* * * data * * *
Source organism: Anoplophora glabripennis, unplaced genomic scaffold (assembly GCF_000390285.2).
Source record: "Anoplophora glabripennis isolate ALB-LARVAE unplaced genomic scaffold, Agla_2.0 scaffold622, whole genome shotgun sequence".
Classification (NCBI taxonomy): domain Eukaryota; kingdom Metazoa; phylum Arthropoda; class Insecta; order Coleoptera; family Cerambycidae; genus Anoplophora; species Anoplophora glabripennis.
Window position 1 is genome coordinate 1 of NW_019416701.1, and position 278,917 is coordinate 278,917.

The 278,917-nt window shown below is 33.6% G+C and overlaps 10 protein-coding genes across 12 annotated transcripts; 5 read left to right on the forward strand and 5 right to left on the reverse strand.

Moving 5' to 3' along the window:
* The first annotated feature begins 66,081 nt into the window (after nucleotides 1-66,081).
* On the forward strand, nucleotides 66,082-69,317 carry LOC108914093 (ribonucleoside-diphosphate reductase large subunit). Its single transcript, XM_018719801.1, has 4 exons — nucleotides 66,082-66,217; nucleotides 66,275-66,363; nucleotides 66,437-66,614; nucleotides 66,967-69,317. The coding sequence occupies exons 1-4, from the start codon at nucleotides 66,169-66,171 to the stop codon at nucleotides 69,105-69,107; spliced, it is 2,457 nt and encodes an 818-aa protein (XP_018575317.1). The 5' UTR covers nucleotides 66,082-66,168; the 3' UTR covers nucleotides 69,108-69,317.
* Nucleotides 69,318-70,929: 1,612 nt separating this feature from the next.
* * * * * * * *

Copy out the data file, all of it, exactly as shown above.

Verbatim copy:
Source organism: Anoplophora glabripennis, unplaced genomic scaffold (assembly GCF_000390285.2).
Source record: "Anoplophora glabripennis isolate ALB-LARVAE unplaced genomic scaffold, Agla_2.0 scaffold622, whole genome shotgun sequence".
Classification (NCBI taxonomy): domain Eukaryota; kingdom Metazoa; phylum Arthropoda; class Insecta; order Coleoptera; family Cerambycidae; genus Anoplophora; species Anoplophora glabripennis.
Window position 1 is genome coordinate 1 of NW_019416701.1, and position 278,917 is coordinate 278,917.

The 278,917-nt window shown below is 33.6% G+C and overlaps 10 protein-coding genes across 12 annotated transcripts; 5 read left to right on the forward strand and 5 right to left on the reverse strand.

Moving 5' to 3' along the window:
* The first annotated feature begins 66,081 nt into the window (after nucleotides 1-66,081).
* On the forward strand, nucleotides 66,082-69,317 carry LOC108914093 (ribonucleoside-diphosphate reductase large subunit). Its single transcript, XM_018719801.1, has 4 exons — nucleotides 66,082-66,217; nucleotides 66,275-66,363; nucleotides 66,437-66,614; nucleotides 66,967-69,317. The coding sequence occupies exons 1-4, from the start codon at nucleotides 66,169-66,171 to the stop codon at nucleotides 69,105-69,107; spliced, it is 2,457 nt and encodes an 818-aa protein (XP_018575317.1). The 5' UTR covers nucleotides 66,082-66,168; the 3' UTR covers nucleotides 69,108-69,317.
* Nucleotides 69,318-70,929: 1,612 nt separating this feature from the next.